What are we doing when we gather corporately and sing our praise to God? What is our intent? What is it that we believe we are achieving?

Those who call themselves "spiritual but not religious".

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    Those who call themselves "spiritual but not religious".

    Don't you just want to smack people who call themselves "spiritual but not religious"? I mean, seriously, what a wussified, cop-out answer that is! Grow up and get a spine! Babies! I despise that cowardly answer! I would rather somebody come right out and tell me they are a Shintoist/Buddhist. At least they stand for something!

    Reminded me of a meme we made a year or so ago:

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    God bless,

      Thank you for the laugh, William. My first reaction was to ask them which spirits they are talking about. (Just because you hear voices doesn't mean it's God talking to you...)

      I always thought what they meant was that they were New Age, or occassionally someone who dabbles with ouija and thinks that is 'edgy'. I've never met someone who said that who was an actual Spiritualist, who are the only people who might be able to say it accurately! When you start asking about their beliefs, most of the people I have spoken to who said that tended to quote a mismash of New Age beliefs rather than anything close to most religions (or even paganism).


        If one is not religious but they are spiritual, this could send they message that they could be open to the interpretation that they could be subscribing to something unwholesome because they are good and bad aspects involved with spiritualism.It would be useful if they would be precise as to what they are really into.The religious aspect may also be a complicated issue in the eyes of some people because for example, a Muslim who praises Allaah may believe that a Christion who praises God may not be a religious person and vice versa.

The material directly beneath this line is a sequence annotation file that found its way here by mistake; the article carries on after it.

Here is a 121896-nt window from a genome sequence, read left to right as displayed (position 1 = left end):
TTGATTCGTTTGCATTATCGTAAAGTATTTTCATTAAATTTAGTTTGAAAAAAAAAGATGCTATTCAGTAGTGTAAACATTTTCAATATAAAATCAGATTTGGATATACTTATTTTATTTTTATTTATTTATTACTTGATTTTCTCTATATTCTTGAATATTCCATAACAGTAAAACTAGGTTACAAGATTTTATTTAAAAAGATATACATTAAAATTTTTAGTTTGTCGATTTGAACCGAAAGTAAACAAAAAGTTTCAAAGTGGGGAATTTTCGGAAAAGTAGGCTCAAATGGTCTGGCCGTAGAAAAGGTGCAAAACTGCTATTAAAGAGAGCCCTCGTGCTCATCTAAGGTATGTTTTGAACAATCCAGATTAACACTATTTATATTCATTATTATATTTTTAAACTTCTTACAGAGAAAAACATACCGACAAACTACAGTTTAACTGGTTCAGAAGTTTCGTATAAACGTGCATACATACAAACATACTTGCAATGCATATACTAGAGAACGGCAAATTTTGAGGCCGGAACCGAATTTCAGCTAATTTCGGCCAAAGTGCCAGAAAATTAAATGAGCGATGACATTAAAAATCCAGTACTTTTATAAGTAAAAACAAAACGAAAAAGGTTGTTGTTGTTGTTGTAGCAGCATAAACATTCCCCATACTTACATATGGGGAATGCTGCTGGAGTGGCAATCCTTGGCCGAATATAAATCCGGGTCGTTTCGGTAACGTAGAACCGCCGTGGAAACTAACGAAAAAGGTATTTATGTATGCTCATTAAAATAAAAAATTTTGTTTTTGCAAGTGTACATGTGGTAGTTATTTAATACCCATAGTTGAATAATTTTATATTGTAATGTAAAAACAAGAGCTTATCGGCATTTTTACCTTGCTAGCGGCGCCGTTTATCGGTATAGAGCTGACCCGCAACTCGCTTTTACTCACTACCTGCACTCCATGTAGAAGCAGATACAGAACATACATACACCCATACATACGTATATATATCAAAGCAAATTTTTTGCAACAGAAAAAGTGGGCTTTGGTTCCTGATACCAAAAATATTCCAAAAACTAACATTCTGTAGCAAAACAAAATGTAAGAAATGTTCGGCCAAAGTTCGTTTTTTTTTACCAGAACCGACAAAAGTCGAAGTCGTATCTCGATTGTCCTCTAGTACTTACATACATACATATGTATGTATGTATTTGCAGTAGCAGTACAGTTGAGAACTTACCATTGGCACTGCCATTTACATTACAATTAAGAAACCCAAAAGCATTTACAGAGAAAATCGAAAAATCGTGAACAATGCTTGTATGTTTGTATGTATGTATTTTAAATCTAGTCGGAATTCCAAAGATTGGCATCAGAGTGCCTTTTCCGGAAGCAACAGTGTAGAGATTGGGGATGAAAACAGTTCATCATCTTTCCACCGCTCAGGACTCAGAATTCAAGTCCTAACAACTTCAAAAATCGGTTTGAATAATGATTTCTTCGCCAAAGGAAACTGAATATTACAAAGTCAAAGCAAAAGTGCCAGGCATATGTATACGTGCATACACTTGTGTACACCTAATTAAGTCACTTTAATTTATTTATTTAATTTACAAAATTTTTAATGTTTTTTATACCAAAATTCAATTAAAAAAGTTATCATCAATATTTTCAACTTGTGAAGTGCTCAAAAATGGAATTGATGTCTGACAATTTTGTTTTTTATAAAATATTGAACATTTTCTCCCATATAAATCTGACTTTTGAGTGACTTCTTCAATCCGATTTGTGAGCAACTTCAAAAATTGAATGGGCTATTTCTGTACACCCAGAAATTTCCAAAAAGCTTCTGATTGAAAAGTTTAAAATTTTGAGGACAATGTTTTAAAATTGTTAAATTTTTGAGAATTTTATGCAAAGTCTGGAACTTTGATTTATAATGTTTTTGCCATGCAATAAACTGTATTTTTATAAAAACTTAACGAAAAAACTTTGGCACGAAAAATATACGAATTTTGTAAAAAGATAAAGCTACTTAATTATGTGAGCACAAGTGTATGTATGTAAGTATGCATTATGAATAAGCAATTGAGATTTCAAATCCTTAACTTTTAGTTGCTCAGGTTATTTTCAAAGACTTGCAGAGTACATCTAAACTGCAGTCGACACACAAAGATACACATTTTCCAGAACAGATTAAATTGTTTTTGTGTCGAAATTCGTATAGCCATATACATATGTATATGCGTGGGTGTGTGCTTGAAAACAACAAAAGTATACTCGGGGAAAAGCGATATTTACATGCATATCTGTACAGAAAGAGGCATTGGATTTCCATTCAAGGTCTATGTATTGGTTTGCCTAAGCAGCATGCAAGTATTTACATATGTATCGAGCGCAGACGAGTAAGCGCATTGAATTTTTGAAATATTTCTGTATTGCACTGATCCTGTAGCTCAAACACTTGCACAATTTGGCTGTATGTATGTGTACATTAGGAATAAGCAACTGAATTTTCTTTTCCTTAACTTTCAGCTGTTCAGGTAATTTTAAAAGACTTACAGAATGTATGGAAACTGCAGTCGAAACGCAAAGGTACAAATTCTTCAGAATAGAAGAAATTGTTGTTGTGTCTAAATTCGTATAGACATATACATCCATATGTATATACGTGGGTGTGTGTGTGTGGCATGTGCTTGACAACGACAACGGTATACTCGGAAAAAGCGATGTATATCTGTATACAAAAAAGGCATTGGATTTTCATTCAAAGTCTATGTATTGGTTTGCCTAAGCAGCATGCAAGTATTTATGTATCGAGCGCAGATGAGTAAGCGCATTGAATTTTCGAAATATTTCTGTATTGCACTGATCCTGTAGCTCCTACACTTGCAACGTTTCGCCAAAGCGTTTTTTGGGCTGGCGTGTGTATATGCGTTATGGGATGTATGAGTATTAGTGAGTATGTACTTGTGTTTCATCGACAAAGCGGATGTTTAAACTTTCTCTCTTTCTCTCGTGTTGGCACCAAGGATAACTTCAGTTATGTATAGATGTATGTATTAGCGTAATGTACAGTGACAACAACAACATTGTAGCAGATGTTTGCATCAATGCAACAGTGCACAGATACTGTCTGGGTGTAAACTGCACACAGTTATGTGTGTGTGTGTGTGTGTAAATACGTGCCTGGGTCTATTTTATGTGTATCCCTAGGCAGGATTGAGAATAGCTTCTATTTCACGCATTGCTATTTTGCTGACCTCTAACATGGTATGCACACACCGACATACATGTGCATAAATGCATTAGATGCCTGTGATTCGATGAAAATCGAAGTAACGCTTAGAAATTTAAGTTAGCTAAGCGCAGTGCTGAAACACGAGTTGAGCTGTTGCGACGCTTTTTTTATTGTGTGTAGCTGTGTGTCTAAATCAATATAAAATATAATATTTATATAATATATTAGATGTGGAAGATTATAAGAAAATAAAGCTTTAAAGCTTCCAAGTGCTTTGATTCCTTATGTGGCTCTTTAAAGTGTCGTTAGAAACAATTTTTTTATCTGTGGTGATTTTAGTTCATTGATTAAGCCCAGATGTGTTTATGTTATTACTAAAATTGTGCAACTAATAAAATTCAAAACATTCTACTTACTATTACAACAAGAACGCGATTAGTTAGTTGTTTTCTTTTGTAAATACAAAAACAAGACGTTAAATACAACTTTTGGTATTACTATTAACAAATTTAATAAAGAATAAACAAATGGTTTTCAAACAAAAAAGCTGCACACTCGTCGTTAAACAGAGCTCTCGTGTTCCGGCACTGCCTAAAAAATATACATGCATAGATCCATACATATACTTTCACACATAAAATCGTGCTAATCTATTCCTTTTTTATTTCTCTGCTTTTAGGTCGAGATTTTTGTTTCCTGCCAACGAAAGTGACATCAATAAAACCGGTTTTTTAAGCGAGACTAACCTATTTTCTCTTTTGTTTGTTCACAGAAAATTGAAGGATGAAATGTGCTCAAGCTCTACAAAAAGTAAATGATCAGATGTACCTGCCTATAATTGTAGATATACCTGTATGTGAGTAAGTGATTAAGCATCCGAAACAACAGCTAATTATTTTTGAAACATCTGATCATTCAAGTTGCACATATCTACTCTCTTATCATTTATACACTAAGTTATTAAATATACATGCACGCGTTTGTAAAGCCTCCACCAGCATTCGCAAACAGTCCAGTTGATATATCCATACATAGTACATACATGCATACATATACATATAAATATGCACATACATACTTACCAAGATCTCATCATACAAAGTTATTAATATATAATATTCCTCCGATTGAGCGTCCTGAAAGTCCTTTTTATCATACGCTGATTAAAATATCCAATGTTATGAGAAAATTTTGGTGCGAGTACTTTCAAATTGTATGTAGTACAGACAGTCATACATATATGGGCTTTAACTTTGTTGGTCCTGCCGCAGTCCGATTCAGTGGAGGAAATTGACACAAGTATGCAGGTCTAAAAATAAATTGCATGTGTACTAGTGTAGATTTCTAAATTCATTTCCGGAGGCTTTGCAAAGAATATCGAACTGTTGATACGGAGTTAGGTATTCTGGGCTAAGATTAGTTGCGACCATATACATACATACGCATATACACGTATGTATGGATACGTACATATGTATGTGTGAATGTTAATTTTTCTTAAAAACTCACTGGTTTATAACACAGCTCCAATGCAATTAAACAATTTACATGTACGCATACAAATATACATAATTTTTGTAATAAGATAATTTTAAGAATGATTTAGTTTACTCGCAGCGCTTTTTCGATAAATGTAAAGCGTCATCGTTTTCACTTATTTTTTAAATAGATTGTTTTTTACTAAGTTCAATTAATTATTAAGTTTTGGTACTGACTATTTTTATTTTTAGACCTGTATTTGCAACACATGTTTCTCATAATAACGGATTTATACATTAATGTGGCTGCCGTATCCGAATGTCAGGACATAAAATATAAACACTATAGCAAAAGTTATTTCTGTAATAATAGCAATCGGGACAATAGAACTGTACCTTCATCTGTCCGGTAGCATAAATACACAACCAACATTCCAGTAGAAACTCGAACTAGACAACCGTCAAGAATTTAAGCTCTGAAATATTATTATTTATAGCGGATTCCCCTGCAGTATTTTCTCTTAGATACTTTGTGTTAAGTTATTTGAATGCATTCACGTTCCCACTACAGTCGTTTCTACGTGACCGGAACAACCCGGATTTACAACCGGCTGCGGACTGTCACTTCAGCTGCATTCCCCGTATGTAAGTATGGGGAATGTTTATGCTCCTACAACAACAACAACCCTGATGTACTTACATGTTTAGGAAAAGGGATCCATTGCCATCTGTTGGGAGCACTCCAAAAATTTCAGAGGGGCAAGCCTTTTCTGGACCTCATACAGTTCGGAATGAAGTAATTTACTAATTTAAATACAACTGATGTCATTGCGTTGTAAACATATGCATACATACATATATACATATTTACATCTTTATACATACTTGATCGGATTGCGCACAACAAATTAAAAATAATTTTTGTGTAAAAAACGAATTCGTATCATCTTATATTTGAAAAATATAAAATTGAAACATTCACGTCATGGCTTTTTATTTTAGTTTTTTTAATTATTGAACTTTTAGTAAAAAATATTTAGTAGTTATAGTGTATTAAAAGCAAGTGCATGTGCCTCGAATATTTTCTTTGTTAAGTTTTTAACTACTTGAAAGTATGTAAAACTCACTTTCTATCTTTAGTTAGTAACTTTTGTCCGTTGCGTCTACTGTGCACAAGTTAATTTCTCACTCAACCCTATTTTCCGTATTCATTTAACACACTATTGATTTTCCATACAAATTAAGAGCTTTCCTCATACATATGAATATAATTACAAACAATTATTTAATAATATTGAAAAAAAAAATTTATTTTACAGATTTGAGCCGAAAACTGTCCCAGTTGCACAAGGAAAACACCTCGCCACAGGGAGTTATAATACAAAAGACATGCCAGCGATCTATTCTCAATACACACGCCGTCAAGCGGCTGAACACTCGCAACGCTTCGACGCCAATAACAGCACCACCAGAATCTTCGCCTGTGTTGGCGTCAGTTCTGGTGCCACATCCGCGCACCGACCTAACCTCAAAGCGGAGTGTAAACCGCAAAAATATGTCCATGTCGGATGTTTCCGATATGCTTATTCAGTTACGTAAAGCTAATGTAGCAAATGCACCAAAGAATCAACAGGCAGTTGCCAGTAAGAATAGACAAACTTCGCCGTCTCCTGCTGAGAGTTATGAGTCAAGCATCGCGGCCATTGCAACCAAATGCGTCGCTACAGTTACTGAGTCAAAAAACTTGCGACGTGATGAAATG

I think there's a lot of people these days that mistake self-help with spirituality. Perhaps that's because many aspects of spirituality from various cultures and religions has been re-marketed as religion-free self-help...often resulting in an unmistakable "bleaching" of actual pearls of wisdom. If you've done your homework on various beliefs and religions, any self-help book seems like a bad copy-paste essay whipped up at the last moment before deadline, with only minor changes to eliminate any recognizable religious symbolism. When the bare bones of the methods used in various religions are merged with a different genre altogether, it's easy for the lines to blur.

          In any case, there's also people who see the term "religious" as a backwards taboo word that stands for some kind of a boogeyman, for their own reasons (upbringing, trauma, etc). It's not a surprise that these kinds of people would prefer to express their spontaneous and very human need for a spiritual development via a venue that doesn't bare the mark of any organised group of people.

            Originally posted by Diego View Post
            Don't you just want to smack people who call themselves "spiritual but not religious"?
            When I read the title of your thread, I was all set to post: Smack Them!

            You already had it covered.

              In my opinion the being religious is not different than being spiritual. We can say that religion is a way to be spiritual. I cannot understand that how people figure out themselves that they are spiritual. I think this could be the superiority complex as they pretend to be spiritual. People want to be something special without practicing their religion. Maybe this is an effort to stay noble in the eyes of people while a spiritual man always performs the act of kindness and humanity. If someone claims to be a spiritual person, he cannot be that that one.
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